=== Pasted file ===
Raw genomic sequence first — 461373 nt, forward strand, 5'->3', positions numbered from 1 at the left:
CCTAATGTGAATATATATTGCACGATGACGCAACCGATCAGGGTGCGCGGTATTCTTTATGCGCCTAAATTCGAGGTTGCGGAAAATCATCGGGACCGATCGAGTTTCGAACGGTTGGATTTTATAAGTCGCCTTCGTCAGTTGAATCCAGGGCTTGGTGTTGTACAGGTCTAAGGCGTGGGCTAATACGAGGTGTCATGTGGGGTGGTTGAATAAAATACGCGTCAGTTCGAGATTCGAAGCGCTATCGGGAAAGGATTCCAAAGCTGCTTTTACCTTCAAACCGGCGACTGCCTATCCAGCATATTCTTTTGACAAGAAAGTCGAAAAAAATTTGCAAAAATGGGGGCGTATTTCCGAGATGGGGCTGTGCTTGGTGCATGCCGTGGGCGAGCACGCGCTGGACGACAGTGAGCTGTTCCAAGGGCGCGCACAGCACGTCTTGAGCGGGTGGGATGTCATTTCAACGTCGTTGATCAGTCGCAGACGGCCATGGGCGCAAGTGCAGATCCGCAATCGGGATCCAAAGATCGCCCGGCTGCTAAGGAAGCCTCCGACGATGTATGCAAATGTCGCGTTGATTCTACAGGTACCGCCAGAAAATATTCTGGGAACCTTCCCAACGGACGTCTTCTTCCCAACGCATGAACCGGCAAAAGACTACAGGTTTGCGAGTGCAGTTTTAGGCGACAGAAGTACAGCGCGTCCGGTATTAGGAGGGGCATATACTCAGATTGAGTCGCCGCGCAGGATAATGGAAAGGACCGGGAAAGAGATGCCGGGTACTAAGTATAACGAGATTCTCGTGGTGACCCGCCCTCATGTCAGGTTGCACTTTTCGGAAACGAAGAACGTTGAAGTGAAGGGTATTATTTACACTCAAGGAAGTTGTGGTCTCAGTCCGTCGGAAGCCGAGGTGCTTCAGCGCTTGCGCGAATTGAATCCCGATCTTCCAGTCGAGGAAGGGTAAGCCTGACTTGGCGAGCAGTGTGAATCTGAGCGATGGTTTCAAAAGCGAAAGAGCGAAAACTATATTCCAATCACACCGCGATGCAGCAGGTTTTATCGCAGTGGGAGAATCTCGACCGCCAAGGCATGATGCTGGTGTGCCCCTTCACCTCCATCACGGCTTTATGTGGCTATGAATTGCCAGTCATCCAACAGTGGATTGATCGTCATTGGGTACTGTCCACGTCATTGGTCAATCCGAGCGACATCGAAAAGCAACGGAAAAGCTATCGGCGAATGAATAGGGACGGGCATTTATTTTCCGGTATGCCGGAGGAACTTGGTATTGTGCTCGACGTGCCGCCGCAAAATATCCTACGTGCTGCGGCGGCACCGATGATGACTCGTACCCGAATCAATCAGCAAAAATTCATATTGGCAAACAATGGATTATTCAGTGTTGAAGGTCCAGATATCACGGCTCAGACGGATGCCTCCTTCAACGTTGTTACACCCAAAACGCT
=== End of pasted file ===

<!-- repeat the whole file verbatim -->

Raw genomic sequence first — 461373 nt, forward strand, 5'->3', positions numbered from 1 at the left:
CCTAATGTGAATATATATTGCACGATGACGCAACCGATCAGGGTGCGCGGTATTCTTTATGCGCCTAAATTCGAGGTTGCGGAAAATCATCGGGACCGATCGAGTTTCGAACGGTTGGATTTTATAAGTCGCCTTCGTCAGTTGAATCCAGGGCTTGGTGTTGTACAGGTCTAAGGCGTGGGCTAATACGAGGTGTCATGTGGGGTGGTTGAATAAAATACGCGTCAGTTCGAGATTCGAAGCGCTATCGGGAAAGGATTCCAAAGCTGCTTTTACCTTCAAACCGGCGACTGCCTATCCAGCATATTCTTTTGACAAGAAAGTCGAAAAAAATTTGCAAAAATGGGGGCGTATTTCCGAGATGGGGCTGTGCTTGGTGCATGCCGTGGGCGAGCACGCGCTGGACGACAGTGAGCTGTTCCAAGGGCGCGCACAGCACGTCTTGAGCGGGTGGGATGTCATTTCAACGTCGTTGATCAGTCGCAGACGGCCATGGGCGCAAGTGCAGATCCGCAATCGGGATCCAAAGATCGCCCGGCTGCTAAGGAAGCCTCCGACGATGTATGCAAATGTCGCGTTGATTCTACAGGTACCGCCAGAAAATATTCTGGGAACCTTCCCAACGGACGTCTTCTTCCCAACGCATGAACCGGCAAAAGACTACAGGTTTGCGAGTGCAGTTTTAGGCGACAGAAGTACAGCGCGTCCGGTATTAGGAGGGGCATATACTCAGATTGAGTCGCCGCGCAGGATAATGGAAAGGACCGGGAAAGAGATGCCGGGTACTAAGTATAACGAGATTCTCGTGGTGACCCGCCCTCATGTCAGGTTGCACTTTTCGGAAACGAAGAACGTTGAAGTGAAGGGTATTATTTACACTCAAGGAAGTTGTGGTCTCAGTCCGTCGGAAGCCGAGGTGCTTCAGCGCTTGCGCGAATTGAATCCCGATCTTCCAGTCGAGGAAGGGTAAGCCTGACTTGGCGAGCAGTGTGAATCTGAGCGATGGTTTCAAAAGCGAAAGAGCGAAAACTATATTCCAATCACACCGCGATGCAGCAGGTTTTATCGCAGTGGGAGAATCTCGACCGCCAAGGCATGATGCTGGTGTGCCCCTTCACCTCCATCACGGCTTTATGTGGCTATGAATTGCCAGTCATCCAACAGTGGATTGATCGTCATTGGGTACTGTCCACGTCATTGGTCAATCCGAGCGACATCGAAAAGCAACGGAAAAGCTATCGGCGAATGAATAGGGACGGGCATTTATTTTCCGGTATGCCGGAGGAACTTGGTATTGTGCTCGACGTGCCGCCGCAAAATATCCTACGTGCTGCGGCGGCACCGATGATGACTCGTACCCGAATCAATCAGCAAAAATTCATATTGGCAAACAATGGATTATTCAGTGTTGAAGGTCCAGATATCACGGCTCAGACGGATGCCTCCTTCAACGTTGTTACACCCAAAACGCT